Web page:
Love that I posted this not immediately knowing that it's written by SUNY-ESF President Quentin Wheeler. Biodiversity loss + climate change = equally daunting problems faced by the planet. http://bit.ly/1TfkihX #climatechange#biodiversity SUNY ESF
Solutions to President Wheeler's article? I would suggest that there are two aspects to consider: scientific exploration and political drive.
SCIENTIFIC EXPLORATION: The first "small" step is an initial study utilizing the newest genetic techniques and computational analysis to analyze "all species and populations" within plots scattered throughout the world. I say "small" in the sense that it would be an initial phase that looks at all forms of life within small (10 meter ) plots. That may not sound that difficult but it would contain an analysis of all soil microbes (bacteria and Archae included), all insects, all fungi, all plant forms, and all other animals (a small portion) throughout the world. Based on this enormous amount of information - analyzed using bioinformatics - you could start to wrap your head around how much variation exists between plots and get more accurate estimates of how many species there are in the world. Roughly 2 million species have been identified, another 8 million are projected, but that doesn't even include bacteria and Archaea. Recently researchers estimated 1 TRILLION species exist including microorganisms. (http://www.nsf.gov/news/news_summ.jsp?cntn_id=138446). Part of this might also be accelerated by the invention of new portable sequencers which would allow people to go and discover new species without much training:http://bit.ly/1YtDRqw
Knowing how many species there are in the world is the first step to understanding how many are actually going extinct. Some estimate that as many as 10000 go extinct every year, well before we ever discover them.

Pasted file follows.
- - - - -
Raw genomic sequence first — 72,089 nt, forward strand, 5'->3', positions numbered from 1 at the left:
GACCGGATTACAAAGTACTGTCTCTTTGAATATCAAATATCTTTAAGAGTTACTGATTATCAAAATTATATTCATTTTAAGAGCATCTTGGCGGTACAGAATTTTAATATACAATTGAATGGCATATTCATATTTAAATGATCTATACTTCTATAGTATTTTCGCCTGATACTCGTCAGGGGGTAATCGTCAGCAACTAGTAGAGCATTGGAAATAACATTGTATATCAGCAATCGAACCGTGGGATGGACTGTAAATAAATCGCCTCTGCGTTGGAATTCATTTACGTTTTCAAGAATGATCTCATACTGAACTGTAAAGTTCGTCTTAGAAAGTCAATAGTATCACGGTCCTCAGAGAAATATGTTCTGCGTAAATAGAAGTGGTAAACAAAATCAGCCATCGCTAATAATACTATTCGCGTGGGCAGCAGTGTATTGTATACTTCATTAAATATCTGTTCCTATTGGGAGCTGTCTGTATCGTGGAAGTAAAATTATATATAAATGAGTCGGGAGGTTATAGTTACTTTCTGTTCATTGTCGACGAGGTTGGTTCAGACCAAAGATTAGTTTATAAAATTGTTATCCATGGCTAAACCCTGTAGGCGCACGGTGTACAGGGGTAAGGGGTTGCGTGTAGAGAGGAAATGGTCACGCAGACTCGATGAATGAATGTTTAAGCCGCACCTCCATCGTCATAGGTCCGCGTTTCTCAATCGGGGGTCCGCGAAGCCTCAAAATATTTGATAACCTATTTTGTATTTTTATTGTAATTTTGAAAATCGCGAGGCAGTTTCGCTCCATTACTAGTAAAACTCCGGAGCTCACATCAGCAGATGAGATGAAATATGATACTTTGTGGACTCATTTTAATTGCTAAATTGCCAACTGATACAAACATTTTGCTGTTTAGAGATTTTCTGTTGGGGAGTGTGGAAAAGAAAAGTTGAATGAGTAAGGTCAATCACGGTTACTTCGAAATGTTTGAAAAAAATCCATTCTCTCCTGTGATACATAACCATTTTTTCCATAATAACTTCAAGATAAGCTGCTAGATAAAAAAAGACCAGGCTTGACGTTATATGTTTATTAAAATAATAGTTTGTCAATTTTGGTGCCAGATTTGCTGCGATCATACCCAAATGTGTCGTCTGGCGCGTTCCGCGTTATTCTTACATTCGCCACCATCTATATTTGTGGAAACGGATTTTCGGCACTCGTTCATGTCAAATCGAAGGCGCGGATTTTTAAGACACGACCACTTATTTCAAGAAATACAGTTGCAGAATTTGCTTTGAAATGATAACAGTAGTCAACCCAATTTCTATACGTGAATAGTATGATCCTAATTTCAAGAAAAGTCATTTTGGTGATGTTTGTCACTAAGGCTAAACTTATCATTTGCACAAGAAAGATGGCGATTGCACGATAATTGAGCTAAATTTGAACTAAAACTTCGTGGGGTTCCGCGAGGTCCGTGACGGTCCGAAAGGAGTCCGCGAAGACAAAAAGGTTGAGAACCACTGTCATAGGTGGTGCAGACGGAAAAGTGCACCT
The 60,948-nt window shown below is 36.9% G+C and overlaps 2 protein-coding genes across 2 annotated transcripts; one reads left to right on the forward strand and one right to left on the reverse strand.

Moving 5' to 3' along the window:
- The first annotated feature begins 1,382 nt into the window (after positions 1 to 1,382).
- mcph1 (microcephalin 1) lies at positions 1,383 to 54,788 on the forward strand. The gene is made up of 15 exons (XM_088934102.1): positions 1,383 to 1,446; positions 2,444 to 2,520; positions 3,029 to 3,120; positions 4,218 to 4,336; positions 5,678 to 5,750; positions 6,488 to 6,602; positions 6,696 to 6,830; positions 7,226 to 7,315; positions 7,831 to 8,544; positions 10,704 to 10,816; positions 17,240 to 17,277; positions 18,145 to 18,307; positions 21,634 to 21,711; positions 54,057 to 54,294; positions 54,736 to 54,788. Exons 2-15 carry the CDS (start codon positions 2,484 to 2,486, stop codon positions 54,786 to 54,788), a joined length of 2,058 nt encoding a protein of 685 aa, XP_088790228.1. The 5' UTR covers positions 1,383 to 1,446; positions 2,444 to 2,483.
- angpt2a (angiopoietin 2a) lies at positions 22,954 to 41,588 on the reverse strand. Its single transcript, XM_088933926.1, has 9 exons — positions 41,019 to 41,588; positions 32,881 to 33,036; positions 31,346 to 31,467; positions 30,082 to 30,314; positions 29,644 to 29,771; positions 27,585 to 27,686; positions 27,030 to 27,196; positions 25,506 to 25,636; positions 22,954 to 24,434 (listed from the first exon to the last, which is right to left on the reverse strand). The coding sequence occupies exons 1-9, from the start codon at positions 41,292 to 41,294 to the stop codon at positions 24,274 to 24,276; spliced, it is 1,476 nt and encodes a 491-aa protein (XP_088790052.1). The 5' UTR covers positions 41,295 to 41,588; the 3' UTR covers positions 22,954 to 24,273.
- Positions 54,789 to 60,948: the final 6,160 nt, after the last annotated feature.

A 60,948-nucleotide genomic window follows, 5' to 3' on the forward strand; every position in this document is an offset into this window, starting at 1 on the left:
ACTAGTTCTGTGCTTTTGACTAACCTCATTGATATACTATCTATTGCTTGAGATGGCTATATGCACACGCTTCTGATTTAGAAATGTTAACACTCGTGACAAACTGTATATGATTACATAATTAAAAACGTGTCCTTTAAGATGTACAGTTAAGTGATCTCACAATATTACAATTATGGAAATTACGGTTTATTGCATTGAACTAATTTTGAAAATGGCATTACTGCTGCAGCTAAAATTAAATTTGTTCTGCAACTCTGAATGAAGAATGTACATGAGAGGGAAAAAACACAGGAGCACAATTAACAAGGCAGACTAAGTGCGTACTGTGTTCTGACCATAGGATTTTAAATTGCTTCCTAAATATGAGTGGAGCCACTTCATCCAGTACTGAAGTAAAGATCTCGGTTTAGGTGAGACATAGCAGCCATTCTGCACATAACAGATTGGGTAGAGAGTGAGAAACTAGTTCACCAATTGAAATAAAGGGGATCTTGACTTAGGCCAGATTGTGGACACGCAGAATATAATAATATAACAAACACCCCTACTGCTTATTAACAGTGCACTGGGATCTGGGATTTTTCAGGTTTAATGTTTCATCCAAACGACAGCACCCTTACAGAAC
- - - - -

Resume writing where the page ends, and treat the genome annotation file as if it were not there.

Second phase. Once we have a more accurate understanding of what species exist, you can then start to understand what benefits they provide in terms of ecosystem services (functionality) - pharmaceuticals, maintaining air quality, pollinating crops, soil retention, etc. Part of the problem with this is that by putting a value on nature, you then open it up for corporate exploitation. However, the value of any one of these services is equivalent to the entire world economy and this value is very likely to drive protection. This is exactly what is happening with climate change. There is a huge incentive to conserve forested areas (REDD+) which help mitigate global climate change. Unfortunately, there isn't always a focus on forested areas with high species richness. For example, monocultures and plantations aren't equivalent to primary rainforest, even though they both might help mitigate climate change.
POLITICAL DRIVE: Concurrently, voters need to be educated about the value of biodiversity. These educated voters can then put pressure on their elected leaders and elect those who support legislation to: protect biodiversity and the most critical ecosystems throughout the world, invest in education to limit population growth and consumption, support industries which are sustainable, end fossil fuel subsidies, and help design cities which have zero carbon footprints. They can also then make wise consumer decisions that minimize the impact on the environment.
We essentially have a one-world government in many ways. What often happens, when large economies like the US lead, then other countries often will follow due to globalization and economies of scale (e.g., solar panels). Unfortunately, much of what the U.S. does (and its people) is irresponsible and people throughout the world seek to live outside their means like much of America.